Long setups that never actually result in anything meaningful are a trademark of the artist who creates while having nothing to say; everything is designed so as to suggest a deeper meaning, but nothing ends up delivering on that promise as you’re led deeper and deeper down the rabbit hole until things have become so complicated that any kind of sane-sounding explanation becomes impossible. That’s not to say that the end result is necessarily bad, but it’s most definitely not art despite the artist’s desperate attempts to make it so. This is Contrast in a nutshell, a game that spends several hours engrossing you in a time period filled not only with jazzy music and organized crime, but also two parallel worlds that are largely unaware of one another. While the latter is the more interesting element of the two, only the former lives up to its potential and makes the game worth recommending thanks to the dual worlds and the rules/purpose behind them being self-contradictory or otherwise left shrouded in mystery.
Great atmosphere, terrible story
In Contrast, you play as the inexplicably mute trapeze artist Dawn, who acts as an invisible friend to the precocious Didi. To everyone else in the world, Dawn can’t be seen. Why, you ask? Because reasons. In truth, this is one of many things that’s left unexplored by the game, and it’s particularly confusing because of Dawn’s peculiar ability to shift between the 3D world and the world of shadows (which is represented as literal shadows, created by harsh lighting casting shadows on specific walls).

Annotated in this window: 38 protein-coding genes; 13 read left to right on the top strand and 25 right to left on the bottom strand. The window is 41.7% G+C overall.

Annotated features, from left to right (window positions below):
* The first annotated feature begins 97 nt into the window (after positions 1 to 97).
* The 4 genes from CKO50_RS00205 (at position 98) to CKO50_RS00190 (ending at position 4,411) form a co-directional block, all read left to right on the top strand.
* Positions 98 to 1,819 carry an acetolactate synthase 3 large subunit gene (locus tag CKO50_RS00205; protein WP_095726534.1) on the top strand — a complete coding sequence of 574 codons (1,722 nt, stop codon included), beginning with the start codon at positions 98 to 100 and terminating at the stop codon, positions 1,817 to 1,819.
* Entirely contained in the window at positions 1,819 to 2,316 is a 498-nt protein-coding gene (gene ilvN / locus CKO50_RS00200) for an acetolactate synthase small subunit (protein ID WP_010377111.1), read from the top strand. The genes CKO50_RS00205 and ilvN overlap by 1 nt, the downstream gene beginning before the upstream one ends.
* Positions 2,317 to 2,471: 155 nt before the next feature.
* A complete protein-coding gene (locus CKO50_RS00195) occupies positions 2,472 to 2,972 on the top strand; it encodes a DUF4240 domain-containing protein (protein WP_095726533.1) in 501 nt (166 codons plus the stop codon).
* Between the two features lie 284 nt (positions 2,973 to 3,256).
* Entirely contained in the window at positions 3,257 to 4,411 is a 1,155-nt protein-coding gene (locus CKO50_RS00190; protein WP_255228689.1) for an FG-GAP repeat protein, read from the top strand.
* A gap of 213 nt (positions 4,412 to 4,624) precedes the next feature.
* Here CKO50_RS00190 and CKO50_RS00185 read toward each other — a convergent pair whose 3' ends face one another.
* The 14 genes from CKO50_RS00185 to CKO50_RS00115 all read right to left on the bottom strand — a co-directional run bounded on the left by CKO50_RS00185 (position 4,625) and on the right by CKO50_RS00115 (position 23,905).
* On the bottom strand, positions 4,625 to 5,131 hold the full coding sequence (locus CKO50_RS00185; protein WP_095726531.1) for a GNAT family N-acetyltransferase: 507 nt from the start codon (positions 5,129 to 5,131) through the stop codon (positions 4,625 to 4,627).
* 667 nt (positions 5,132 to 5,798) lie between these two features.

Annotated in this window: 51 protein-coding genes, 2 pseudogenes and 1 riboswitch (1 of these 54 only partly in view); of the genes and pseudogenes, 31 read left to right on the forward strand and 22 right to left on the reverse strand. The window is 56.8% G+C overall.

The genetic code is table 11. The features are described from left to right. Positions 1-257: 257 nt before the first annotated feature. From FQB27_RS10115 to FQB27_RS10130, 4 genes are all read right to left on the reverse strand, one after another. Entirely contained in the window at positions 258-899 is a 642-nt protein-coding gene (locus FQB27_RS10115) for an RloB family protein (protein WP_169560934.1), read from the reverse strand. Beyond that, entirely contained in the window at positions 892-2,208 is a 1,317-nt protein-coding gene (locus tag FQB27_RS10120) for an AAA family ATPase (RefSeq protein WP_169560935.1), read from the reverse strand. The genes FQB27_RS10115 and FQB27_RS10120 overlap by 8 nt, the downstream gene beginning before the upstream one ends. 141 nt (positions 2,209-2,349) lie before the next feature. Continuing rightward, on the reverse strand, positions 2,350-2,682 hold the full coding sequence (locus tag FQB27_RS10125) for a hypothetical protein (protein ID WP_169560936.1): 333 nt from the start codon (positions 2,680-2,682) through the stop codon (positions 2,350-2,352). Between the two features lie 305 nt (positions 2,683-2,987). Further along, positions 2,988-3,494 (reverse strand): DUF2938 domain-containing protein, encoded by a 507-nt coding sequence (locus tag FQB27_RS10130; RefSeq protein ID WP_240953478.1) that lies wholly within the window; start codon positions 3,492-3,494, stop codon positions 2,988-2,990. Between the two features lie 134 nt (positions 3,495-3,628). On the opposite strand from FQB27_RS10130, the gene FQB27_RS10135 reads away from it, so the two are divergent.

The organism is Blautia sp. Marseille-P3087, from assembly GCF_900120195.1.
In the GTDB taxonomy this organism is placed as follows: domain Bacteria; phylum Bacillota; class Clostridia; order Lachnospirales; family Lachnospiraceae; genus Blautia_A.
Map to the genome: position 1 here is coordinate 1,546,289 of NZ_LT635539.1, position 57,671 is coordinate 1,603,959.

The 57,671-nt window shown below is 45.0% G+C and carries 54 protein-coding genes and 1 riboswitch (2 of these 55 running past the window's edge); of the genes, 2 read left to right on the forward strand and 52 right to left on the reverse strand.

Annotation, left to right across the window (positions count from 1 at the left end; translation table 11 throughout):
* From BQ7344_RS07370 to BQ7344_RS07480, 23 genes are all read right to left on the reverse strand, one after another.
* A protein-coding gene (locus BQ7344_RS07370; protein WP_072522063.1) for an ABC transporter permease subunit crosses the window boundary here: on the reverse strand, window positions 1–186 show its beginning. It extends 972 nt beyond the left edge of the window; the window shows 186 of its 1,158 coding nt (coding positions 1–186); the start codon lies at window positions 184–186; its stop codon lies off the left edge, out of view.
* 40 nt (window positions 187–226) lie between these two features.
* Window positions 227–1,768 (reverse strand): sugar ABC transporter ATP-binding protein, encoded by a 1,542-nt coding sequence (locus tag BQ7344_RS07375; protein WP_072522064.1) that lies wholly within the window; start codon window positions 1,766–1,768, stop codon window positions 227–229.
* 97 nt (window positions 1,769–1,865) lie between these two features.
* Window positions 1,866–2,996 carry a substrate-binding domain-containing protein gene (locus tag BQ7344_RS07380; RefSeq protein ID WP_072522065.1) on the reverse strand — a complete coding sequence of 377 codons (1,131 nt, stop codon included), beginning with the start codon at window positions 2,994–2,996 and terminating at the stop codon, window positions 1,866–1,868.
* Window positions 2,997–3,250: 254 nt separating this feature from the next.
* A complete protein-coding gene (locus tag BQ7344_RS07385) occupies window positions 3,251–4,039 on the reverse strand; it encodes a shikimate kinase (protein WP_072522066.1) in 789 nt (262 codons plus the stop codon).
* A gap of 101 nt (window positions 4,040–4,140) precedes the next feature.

Apart from Dawn and Didi, all characters in the game exist in the shadow world, suggesting that it’s the “main” or “real” world. As for why these characters remain completely oblivious to Dawn’s presence even when she shifts into the shadow world where they exist, you’ll be left with nothing but theories by the end of the game. These types of questions simply aren’t explored, and even worse, the pieces of information that you’re given to figure things out for yourself don’t fit together. Backstory is delivered through collectibles that are littered throughout the playable areas, and while these little pieces of information don’t directly contradict each other, any theories you can come up with from one piece of information will be shot dead by another. On the rare occasions where you come up with a theory that meshes with the other collectibles, it’ll be directly contradicted by certain lines of dialogue. Unfortunately, I can’t get into details to explain just how poorly everything fits together because all of the most relevant pieces of information come at the very end of the game and could be considered major spoilers, but suffice it to say that nothing in the game supports Dawn’s continued presence and abilities, nor does the game address why the playable area (which is to say, the 3D area outside of the shadow world) has weirdly dystopian-seeming floating umbrellas and random abysses.